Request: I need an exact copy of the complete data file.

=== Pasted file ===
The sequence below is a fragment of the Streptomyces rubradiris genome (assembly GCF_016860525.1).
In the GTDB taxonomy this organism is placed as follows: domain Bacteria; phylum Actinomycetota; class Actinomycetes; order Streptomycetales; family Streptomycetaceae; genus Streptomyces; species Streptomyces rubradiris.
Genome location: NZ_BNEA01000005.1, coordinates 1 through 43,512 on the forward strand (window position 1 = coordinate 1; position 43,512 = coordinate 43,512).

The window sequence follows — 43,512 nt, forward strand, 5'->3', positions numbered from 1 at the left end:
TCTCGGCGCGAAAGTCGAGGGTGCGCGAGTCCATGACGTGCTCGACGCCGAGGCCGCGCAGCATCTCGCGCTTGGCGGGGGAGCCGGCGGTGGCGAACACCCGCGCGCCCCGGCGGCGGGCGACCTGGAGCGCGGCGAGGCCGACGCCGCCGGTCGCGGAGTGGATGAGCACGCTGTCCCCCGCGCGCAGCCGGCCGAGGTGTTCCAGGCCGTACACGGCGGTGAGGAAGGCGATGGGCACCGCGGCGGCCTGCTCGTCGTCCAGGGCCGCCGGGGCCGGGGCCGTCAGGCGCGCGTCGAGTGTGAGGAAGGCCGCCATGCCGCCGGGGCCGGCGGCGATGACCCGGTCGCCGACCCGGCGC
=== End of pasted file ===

The sequence below is a fragment of the Streptomyces rubradiris genome (assembly GCF_016860525.1).
In the GTDB taxonomy this organism is placed as follows: domain Bacteria; phylum Actinomycetota; class Actinomycetes; order Streptomycetales; family Streptomycetaceae; genus Streptomyces; species Streptomyces rubradiris.
Genome location: NZ_BNEA01000005.1, coordinates 1 through 43,512 on the forward strand (window position 1 = coordinate 1; position 43,512 = coordinate 43,512).

The window sequence follows — 43,512 nt, forward strand, 5'->3', positions numbered from 1 at the left end:
TCTCGGCGCGAAAGTCGAGGGTGCGCGAGTCCATGACGTGCTCGACGCCGAGGCCGCGCAGCATCTCGCGCTTGGCGGGGGAGCCGGCGGTGGCGAACACCCGCGCGCCCCGGCGGCGGGCGACCTGGAGCGCGGCGAGGCCGACGCCGCCGGTCGCGGAGTGGATGAGCACGCTGTCCCCCGCGCGCAGCCGGCCGAGGTGTTCCAGGCCGTACACGGCGGTGAGGAAGGCGATGGGCACCGCGGCGGCCTGCTCGTCGTCCAGGGCCGCCGGGGCCGGGGCCGTCAGGCGCGCGTCGAGTGTGAGGAAGGCCGCCATGCCGCCGGGGCCGGCGGCGATGACCCGGTCGCCGACCCGGCGC